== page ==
Celebrating Saint Clare

St. Clare (artist unknown)
Today we celebrate the Feast of St. Clare. As part of  my ministry in the Office for Religious in the Archdiocese I have the opportunity and privilege to visit the monasteries of enclosed nuns, of which we have 7 in our Diocese. Yesterday evening I had the blessing of celebrating the Transitus of Holy Mother Clare with Evening Prayer and Benediction, followed by some light refreshments with the Poor Clare Sisters here in Dublin. As thousands gathered across the road for the Dublin Horse Show, the chants of the psalms rose up to God amidst commentators calling horses into the showground and commentating the jumps. In a way this was fitting, because just as St. Theresa found God 'among the pots and pans', so too we were recollected in prayer as life went on around us. The little oasis of prayer and solitude is a stop-off point for many people who entrust themselves and their families, especially in times of difficulty, to the prayers of the nuns. There is a poignant moment at the end of the Vespers where the Mother Prioress prays the blessing of St. Clare over those present. The prayer concludes as so: "I bless you in my life and after my death as much as I can and more than I can with all the blessings with which the Father of mercies has and will have blessed his sons and daughters in heaven and on earth. Always be lovers of God and your souls and the souls of your Sisters, and always be eager to observe what you have promised the Lord. May the Lord be with you always, and, wherever you are, may you be with Him always. Amen."

Vision of St. Clare
Artist: Sr. M. Angelica Ballan, pddm
The spiritual rule of St Clare calls for penitential austerity lived in joy and it is heartening to see this group of elderly sisters so content in being spiritual children of St. Clare today and being faithful to the rule with simplicity and generosity. The images here I would like to share with you is from an artistic depiction called 'The vision of St. Clare' where she saw the Holy Family in a beautiful vision. The artist is our own sister, Sr. M. Angelica Ballan, pddm. Those of you who frequent our Liturgical Centres may have seen the posters and the Christmas cards with this depiction.

Did you know that St Clare was declared patron of television? Why, you may ask??? One Christmas Eve, Clare was so sick that she could not get out of bed even to go to Mass. While the other sisters were on their way to Mass, she stayed in bed praying so she could take part in the Mass with her prayer. Just then, the Lord granted her a miraculous vision, and she was able to see the celebration, even though she was far away from where it was happening, as if it were taking place right in her own bedroom. In 1958, when Pope Pius XII was trying to find a saint to name as patron for the marvelous new invention called 'Television', he recalled this incident in the life of St. Clare. Since “television” is Greek for “vision from afar”, Clare was chosen as its patroness.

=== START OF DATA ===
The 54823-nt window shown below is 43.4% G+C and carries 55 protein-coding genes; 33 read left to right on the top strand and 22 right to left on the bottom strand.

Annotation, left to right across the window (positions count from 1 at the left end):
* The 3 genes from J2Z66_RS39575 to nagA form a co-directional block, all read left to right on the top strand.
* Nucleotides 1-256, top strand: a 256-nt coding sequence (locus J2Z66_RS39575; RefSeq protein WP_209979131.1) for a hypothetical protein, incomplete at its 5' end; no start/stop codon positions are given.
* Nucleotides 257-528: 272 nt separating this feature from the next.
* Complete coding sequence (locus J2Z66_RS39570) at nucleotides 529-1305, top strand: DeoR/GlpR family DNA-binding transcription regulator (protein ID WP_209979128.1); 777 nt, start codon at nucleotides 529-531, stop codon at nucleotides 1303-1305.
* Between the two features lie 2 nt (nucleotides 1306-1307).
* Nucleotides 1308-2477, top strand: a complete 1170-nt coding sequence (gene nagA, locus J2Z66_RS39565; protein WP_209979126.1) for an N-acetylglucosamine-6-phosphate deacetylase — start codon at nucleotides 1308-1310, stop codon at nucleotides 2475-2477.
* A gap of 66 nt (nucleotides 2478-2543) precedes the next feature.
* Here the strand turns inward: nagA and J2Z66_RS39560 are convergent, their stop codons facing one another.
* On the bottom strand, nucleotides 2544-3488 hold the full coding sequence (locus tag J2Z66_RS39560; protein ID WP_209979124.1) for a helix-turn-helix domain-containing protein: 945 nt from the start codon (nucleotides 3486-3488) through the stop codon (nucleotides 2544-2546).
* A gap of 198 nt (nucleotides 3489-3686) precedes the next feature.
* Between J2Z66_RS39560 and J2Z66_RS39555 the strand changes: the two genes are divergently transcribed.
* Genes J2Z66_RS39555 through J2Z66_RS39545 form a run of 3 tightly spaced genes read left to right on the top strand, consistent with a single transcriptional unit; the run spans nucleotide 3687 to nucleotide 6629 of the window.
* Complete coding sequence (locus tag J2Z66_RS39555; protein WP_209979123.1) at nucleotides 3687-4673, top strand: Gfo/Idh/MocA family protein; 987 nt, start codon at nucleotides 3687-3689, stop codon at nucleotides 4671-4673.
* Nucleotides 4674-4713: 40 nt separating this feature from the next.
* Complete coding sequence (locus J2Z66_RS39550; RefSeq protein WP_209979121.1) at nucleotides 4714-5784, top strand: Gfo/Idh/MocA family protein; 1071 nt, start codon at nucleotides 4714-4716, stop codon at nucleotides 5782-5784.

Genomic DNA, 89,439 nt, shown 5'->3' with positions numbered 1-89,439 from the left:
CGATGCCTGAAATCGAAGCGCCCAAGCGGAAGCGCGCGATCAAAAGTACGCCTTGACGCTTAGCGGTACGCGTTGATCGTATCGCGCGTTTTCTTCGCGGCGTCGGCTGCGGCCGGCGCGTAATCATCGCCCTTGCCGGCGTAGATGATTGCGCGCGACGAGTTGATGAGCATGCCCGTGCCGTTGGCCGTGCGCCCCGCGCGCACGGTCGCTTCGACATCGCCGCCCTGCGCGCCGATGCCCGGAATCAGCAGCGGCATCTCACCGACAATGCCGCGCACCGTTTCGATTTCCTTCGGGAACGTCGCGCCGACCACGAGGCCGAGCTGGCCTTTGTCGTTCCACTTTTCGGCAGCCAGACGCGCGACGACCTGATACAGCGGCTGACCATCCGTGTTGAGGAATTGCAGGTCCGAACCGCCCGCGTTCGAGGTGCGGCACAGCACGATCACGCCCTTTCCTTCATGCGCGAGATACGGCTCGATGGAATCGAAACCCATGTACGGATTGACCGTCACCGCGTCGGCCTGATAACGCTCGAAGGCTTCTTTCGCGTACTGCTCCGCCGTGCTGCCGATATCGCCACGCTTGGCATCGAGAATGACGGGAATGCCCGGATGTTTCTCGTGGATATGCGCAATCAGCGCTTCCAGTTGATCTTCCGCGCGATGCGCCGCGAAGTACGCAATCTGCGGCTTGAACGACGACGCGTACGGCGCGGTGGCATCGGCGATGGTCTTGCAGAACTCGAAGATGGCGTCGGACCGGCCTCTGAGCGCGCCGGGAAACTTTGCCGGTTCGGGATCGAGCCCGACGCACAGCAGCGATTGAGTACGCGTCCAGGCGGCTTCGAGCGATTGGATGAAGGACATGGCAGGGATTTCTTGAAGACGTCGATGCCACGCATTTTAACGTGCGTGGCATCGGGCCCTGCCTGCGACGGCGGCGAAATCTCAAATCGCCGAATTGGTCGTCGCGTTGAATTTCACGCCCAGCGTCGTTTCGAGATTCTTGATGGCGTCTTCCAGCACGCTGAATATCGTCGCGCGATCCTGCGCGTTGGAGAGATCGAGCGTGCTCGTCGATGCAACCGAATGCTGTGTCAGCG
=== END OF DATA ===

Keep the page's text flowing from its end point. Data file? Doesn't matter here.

Vision of St. Clare
Artist: Sr. M. Angelica Ballan, pddm
This fact is very interesting for us as Pauline Family who are called to pray and intercede for the different forms of social communications and to promote their use in a wholesome and holy way. So even back in the 12th century, we have  a saint who is linked with social media! We are reminded that the name 'Clare' means light. By the holiness of her life and the depth of her love for Christ, Saint Claire is a mirror in which we see the light of his face.  Happy feastday especially to all the Clares, Claires, Ciaras, Chiara, Klaras, Claras, Clarissas!

Comments

  1. I ofteh thought of the Pauline connection with media and St Clare being connected to that in some way. She was, of course a Franciscan, but yes, it's a connection for sure.

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